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James Cowels, Citi’s Chief Executive in Europe has thrown his support behind the United Kingdom
James Cowles, Citi’s Chief Executive in Europe has thrown his support behind the UK and London in particular as a major financial hub.
He told Financial News (FN) that London is “still going to be the financial hub that we have for EMEA, it’s still going to be the primary place of business”.
Mr Cowles, who has been in charge of Europe, the Middle East, and Africa since 2013, has given his stamp of approval to London’s financial prowess.
Citigroup’s chief executive has branded London its number one city for business
But Citi has said if banks lose their access to the EU’s single market it could have to set up a new strategy.
It has not ruled out “setting up a new entity in Europe and transferring investment banking roles there”, FN reports.
However, Mr Cowles was quick to point out that any staff losses from the UK will not be significant, according to FN.
Prime Minster Theresa May got the nod of approval from MPs to push ahead with triggering Article 50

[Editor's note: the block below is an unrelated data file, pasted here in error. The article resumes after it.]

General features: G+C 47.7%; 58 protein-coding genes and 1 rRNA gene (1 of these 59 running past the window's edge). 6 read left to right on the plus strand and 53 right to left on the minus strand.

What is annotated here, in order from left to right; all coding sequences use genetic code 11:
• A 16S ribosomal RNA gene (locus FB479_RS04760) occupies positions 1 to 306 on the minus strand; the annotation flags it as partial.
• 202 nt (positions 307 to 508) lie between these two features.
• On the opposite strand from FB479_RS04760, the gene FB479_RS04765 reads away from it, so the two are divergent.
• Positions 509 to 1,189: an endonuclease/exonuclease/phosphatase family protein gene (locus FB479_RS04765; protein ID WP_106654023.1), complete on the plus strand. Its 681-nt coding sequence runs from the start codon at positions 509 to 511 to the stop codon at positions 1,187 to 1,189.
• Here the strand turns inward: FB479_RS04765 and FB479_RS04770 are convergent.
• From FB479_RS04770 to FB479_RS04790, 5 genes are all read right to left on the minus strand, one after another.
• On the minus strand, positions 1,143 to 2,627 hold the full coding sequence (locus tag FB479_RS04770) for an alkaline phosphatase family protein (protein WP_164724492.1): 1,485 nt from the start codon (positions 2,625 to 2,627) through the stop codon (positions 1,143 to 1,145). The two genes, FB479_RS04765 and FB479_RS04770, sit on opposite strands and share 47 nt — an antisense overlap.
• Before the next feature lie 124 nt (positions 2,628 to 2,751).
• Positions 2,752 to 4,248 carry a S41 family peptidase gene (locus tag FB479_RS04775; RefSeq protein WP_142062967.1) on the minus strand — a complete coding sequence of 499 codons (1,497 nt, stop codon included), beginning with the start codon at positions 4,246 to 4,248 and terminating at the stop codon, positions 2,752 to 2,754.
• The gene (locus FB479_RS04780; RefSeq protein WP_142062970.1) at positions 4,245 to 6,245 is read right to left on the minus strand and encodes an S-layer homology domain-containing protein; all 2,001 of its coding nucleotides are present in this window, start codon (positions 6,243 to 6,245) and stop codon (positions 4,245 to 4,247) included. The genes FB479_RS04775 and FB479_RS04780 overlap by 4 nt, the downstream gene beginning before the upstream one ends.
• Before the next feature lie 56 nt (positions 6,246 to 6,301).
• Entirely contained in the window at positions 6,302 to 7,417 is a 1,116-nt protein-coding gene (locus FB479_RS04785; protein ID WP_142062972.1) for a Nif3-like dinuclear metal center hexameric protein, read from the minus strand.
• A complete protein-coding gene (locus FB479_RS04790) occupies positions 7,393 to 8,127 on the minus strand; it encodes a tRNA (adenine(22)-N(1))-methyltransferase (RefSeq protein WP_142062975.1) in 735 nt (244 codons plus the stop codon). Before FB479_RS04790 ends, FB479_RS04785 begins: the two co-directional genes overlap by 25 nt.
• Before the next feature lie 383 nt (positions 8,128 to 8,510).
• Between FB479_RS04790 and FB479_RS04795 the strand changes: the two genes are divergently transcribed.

He made clear that he does not view Brexit with the trepidation that some in the financial and banking world have.
He was also quick to dismiss any impact that the new Donald Trump will have on rattling markets – taking a wait and see approach – instead.
In fact, the Citi chief described both Brexit and Trump as the least of its priorities.
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He says cybersecurity is one of its most serious problems.
Theresa May got the nod of approval from MPs to push ahead with triggering Article 50 during a decisive House of Commons vote on February 8.
MPs voted 494 to 122 in favour of approving the European Union (Notification of Withdrawal) Bill, which will now proceed to the House of Lords.
Ms May now looks set to be able to press ahead with plans to trigger formal Brexit talks by the end of March.
There had been fears last month that Citigroup and others were set to navigate its operations away from London after the vote.
There was much speculation that the triggering of Article 50 would lead to a mass exodus by major US, Japan and Swiss banks in the UK.
And this could lead to the EU being more than willing to embrace the banking institutions that want to lure any business lost by the City after Brexit.
But the comments by Citi’s chief executive will go some way in alleviating those worries.
Citigroup, a US bank, employs 9000 people in the UK.